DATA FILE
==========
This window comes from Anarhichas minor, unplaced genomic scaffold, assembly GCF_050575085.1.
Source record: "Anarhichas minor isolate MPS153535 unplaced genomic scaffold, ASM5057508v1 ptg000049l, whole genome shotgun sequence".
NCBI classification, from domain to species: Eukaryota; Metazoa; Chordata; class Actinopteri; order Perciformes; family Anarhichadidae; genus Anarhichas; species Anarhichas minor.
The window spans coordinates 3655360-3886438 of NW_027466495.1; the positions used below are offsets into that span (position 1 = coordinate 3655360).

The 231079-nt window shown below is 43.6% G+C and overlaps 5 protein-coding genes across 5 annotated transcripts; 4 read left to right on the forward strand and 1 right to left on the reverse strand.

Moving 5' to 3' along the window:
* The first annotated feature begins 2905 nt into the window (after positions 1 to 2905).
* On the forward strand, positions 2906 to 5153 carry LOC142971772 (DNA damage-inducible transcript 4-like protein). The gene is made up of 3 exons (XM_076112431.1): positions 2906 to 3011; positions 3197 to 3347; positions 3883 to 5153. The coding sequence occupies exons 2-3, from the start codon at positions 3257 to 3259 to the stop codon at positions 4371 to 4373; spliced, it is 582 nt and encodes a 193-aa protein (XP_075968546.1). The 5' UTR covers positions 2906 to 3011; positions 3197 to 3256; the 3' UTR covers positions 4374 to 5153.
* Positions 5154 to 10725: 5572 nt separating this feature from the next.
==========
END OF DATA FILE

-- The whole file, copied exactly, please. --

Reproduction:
This window comes from Anarhichas minor, unplaced genomic scaffold, assembly GCF_050575085.1.
Source record: "Anarhichas minor isolate MPS153535 unplaced genomic scaffold, ASM5057508v1 ptg000049l, whole genome shotgun sequence".
NCBI classification, from domain to species: Eukaryota; Metazoa; Chordata; class Actinopteri; order Perciformes; family Anarhichadidae; genus Anarhichas; species Anarhichas minor.
The window spans coordinates 3655360-3886438 of NW_027466495.1; the positions used below are offsets into that span (position 1 = coordinate 3655360).

The 231079-nt window shown below is 43.6% G+C and overlaps 5 protein-coding genes across 5 annotated transcripts; 4 read left to right on the forward strand and 1 right to left on the reverse strand.

Moving 5' to 3' along the window:
* The first annotated feature begins 2905 nt into the window (after positions 1 to 2905).
* On the forward strand, positions 2906 to 5153 carry LOC142971772 (DNA damage-inducible transcript 4-like protein). The gene is made up of 3 exons (XM_076112431.1): positions 2906 to 3011; positions 3197 to 3347; positions 3883 to 5153. The coding sequence occupies exons 2-3, from the start codon at positions 3257 to 3259 to the stop codon at positions 4371 to 4373; spliced, it is 582 nt and encodes a 193-aa protein (XP_075968546.1). The 5' UTR covers positions 2906 to 3011; positions 3197 to 3256; the 3' UTR covers positions 4374 to 5153.
* Positions 5154 to 10725: 5572 nt separating this feature from the next.